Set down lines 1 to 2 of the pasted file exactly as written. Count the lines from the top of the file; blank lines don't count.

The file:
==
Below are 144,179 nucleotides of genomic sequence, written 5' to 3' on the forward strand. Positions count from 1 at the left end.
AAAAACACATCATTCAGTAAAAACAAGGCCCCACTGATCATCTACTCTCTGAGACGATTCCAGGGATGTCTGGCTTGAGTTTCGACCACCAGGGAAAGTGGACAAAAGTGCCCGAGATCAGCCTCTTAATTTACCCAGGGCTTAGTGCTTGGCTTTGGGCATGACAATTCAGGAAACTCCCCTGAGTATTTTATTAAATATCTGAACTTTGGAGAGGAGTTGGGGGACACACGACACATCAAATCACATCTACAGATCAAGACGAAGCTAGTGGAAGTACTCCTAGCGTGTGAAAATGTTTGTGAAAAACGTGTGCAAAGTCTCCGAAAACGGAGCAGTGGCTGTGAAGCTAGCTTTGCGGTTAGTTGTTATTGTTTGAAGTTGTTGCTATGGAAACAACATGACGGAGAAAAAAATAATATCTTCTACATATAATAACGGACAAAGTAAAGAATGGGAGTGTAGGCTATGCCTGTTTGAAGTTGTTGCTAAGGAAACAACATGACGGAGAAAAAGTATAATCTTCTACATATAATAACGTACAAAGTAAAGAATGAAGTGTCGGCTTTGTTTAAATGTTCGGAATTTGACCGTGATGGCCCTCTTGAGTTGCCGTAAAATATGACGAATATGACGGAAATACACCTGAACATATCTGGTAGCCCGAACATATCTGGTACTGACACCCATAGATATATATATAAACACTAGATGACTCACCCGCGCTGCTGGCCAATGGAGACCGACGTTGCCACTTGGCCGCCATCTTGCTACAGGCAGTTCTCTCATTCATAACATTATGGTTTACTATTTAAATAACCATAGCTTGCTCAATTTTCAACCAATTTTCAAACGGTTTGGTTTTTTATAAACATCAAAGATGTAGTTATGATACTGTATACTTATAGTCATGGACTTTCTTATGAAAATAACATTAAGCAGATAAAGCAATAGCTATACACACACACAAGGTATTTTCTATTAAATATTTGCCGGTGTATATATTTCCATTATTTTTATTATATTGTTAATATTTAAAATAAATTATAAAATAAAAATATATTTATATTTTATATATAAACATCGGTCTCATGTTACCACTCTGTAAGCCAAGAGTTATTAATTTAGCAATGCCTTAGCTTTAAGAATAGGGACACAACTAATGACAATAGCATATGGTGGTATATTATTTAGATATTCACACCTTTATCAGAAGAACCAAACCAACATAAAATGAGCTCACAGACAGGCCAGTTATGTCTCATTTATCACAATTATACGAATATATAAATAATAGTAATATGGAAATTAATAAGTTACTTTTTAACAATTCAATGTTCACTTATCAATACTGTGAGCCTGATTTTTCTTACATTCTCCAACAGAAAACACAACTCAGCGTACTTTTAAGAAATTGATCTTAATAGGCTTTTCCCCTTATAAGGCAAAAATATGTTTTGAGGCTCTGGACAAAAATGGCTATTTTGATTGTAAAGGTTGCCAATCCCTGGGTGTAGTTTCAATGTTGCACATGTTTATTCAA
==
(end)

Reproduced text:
Below are 144,179 nucleotides of genomic sequence, written 5' to 3' on the forward strand. Positions count from 1 at the left end.
AAAAACACATCATTCAGTAAAAACAAGGCCCCACTGATCATCTACTCTCTGAGACGATTCCAGGGATGTCTGGCTTGAGTTTCGACCACCAGGGAAAGTGGACAAAAGTGCCCGAGATCAGCCTCTTAATTTACCCAGGGCTTAGTGCTTGGCTTTGGGCATGACAATTCAGGAAACTCCCCTGAGTATTTTATTAAATATCTGAACTTTGGAGAGGAGTTGGGGGACACACGACACATCAAATCACATCTACAGATCAAGACGAAGCTAGTGGAAGTACTCCTAGCGTGTGAAAATGTTTGTGAAAAACGTGTGCAAAGTCTCCGAAAACGGAGCAGTGGCTGTGAAGCTAGCTTTGCGGTTAGTTGTTATTGTTTGAAGTTGTTGCTATGGAAACAACATGACGGAGAAAAAAATAATATCTTCTACATATAATAACGGACAAAGTAAAGAATGGGAGTGTAGGCTATGCCTGTTTGAAGTTGTTGCTAAGGAAACAACATGACGGAGAAAAAGTATAATCTTCTACATATAATAACGTACAAAGTAAAGAATGAAGTGTCGGCTTTGTTTAAATGTTCGGAATTTGACCGTGATGGCCCTCTTGAGTTGCCGTAAAATATGACGAATATGACGGAAATACACCTGAACATATCTGGTAGCCCGAACATATCTGGTACTGACACCCATAGATATATATATAAACACTAGATGACTCACCCGCGCTGCTGGCCAATGGAGACCGACGTTGCCACTTGGCCGCCATCTTGCTACAGGCAGTTCTCTCATTCATAACATTATGGTTTACTATTTAAATAACCATAGCTTGCTCAATTTTCAACCAATTTTCAAACGGTTTGGTTTTTTATAAACATCAAAGATGTAGTTATGATACTGTATACTTATAGTCATGGACTTTCTTATGAAAATAACATTAAGCAGATAAAGCAATAGCTATACACACACACAAGGTATTTTCTATTAAATATTTGCCGGTGTATATATTTCCATTATTTTTATTATATTGTTAATATTTAAAATAAATTATAAAATAAAAATATATTTATATTTTATATATAAACATCGGTCTCATGTTACCACTCTGTAAGCCAAGAGTTATTAATTTAGCAATGCCTTAGCTTTAAGAATAGGGACACAACTAATGACAATAGCATATGGTGGTATATTATTTAGATATTCACACCTTTATCAGAAGAACCAAACCAACATAAAATGAGCTCACAGACAGGCCAGTTATGTCTCATTTATCACAATTATACGAATATATAAATAATAGTAATATGGAAATTAATAAGTTACTTTTTAACAATTCAATGTTCACTTATCAATACTGTGAGCCTGATTTTTCTTACATTCTCCAACAGAAAACACAACTCAGCGTACTTTTAAGAAATTGATCTTAATAGGCTTTTCCCCTTATAAGGCAAAAATATGTTTTGAGGCTCTGGACAAAAATGGCTATTTTGATTGTAAAGGTTGCCAATCCCTGGGTGTAGTTTCAATGTTGCACATGTTTATTCAA